So fierce is the prophet’s denunciation that he calls Jerusalem Sodom and Gomorrah. These two cities are the Old Testament’s great symbols of urban corruption. They suffer a fire and brimstone fate (Genesis 19). One can hardly imagine a greater insult to Judeans, who considered themselves pious, faithful, and respectable.

Chapter 2 opens, however, with a glorious vision of the temple mount in Jerusalem drawing pilgrims from all over the world. People come to the mount because there they expect to receive instruction from God and the word of the Lord. It will be a transforming word, for they shall end up beating their swords into plowshares and their spears into pruning hooks.

Then the prophet returns to his denunciations. The land is filled with riches and the machinery of war, but it will be humbled when the Lord comes in judgment. Chapter 3 continues this recital of destruction, describing a society collapsing in chaos. It contains a particularly vivid description of the elite women strutting around town in their jewelry and finery (Isaiah 3:18-23),* before they will be reduced to baldness and sackcloth.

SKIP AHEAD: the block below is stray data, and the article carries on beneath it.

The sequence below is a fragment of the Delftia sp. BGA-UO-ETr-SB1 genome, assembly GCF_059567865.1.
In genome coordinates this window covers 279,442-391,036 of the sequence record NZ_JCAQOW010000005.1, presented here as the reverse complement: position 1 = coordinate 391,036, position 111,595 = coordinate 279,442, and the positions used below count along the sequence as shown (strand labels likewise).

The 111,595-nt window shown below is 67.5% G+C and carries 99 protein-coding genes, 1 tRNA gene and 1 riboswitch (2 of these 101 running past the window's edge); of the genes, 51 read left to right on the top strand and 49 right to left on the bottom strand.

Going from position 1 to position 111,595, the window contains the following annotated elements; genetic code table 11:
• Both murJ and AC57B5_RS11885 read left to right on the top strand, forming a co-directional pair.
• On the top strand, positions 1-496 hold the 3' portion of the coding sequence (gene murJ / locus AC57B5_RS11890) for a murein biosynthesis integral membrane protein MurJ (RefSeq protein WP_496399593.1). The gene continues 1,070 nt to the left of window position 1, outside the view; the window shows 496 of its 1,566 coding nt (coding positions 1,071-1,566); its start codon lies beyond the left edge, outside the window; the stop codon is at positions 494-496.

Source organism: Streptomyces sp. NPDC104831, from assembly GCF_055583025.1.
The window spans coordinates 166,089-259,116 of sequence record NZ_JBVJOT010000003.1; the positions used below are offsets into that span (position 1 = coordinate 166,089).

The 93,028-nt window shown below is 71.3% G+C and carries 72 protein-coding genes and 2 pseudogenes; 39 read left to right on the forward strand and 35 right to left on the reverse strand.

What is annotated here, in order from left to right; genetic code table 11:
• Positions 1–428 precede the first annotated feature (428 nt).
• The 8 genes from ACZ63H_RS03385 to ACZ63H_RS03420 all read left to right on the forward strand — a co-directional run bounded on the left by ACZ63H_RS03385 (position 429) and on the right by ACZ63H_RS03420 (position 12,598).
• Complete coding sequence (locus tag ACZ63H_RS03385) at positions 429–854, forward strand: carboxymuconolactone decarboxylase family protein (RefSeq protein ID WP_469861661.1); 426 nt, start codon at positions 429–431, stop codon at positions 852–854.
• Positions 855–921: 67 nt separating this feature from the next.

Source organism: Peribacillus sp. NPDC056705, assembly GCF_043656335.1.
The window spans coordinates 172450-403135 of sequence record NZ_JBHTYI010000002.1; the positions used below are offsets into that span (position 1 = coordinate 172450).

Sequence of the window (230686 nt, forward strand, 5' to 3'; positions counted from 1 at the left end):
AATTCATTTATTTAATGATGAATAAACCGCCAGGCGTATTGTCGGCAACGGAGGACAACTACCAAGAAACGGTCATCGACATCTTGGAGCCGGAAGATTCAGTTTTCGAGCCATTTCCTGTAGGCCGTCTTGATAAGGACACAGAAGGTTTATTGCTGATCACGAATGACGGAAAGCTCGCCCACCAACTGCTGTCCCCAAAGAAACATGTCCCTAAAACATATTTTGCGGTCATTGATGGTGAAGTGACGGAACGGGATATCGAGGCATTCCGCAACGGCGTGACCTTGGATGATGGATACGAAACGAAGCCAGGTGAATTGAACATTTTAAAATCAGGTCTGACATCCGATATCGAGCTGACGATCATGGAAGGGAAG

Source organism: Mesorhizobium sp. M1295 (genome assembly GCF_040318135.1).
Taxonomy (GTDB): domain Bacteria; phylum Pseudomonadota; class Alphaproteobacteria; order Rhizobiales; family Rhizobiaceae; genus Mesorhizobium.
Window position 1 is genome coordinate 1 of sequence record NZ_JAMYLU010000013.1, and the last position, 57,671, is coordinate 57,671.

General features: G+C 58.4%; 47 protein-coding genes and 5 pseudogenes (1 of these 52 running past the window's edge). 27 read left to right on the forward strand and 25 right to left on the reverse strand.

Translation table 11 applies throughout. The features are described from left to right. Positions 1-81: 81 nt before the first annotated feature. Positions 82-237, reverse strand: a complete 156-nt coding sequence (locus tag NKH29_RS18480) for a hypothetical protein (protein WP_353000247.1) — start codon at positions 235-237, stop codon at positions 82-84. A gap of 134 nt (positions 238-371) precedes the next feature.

Then abruptly in chapter 4 the prophet returns to a hopeful vision of the glory that will return to Jerusalem after its spiritual cleansing. The Lord will dwell in the city and protect it as the Lord did the Israelites journeying through the wilderness during the Exodus. Whoever lives in the city will be called holy.

Then as we launch into chapter 5 we plunge again into a fierce denunciation of Judah as a people who were created to be the vineyard of the Lord, but a vineyard that has produced a harvest of sour, wild grapes. As a result, Sheol, the land of the dead, will open its mouth and swallow the people into its land of no return. This chapter ends with a vision of darkness enveloping the land:

They [foreign invaders] will roar over it on that day,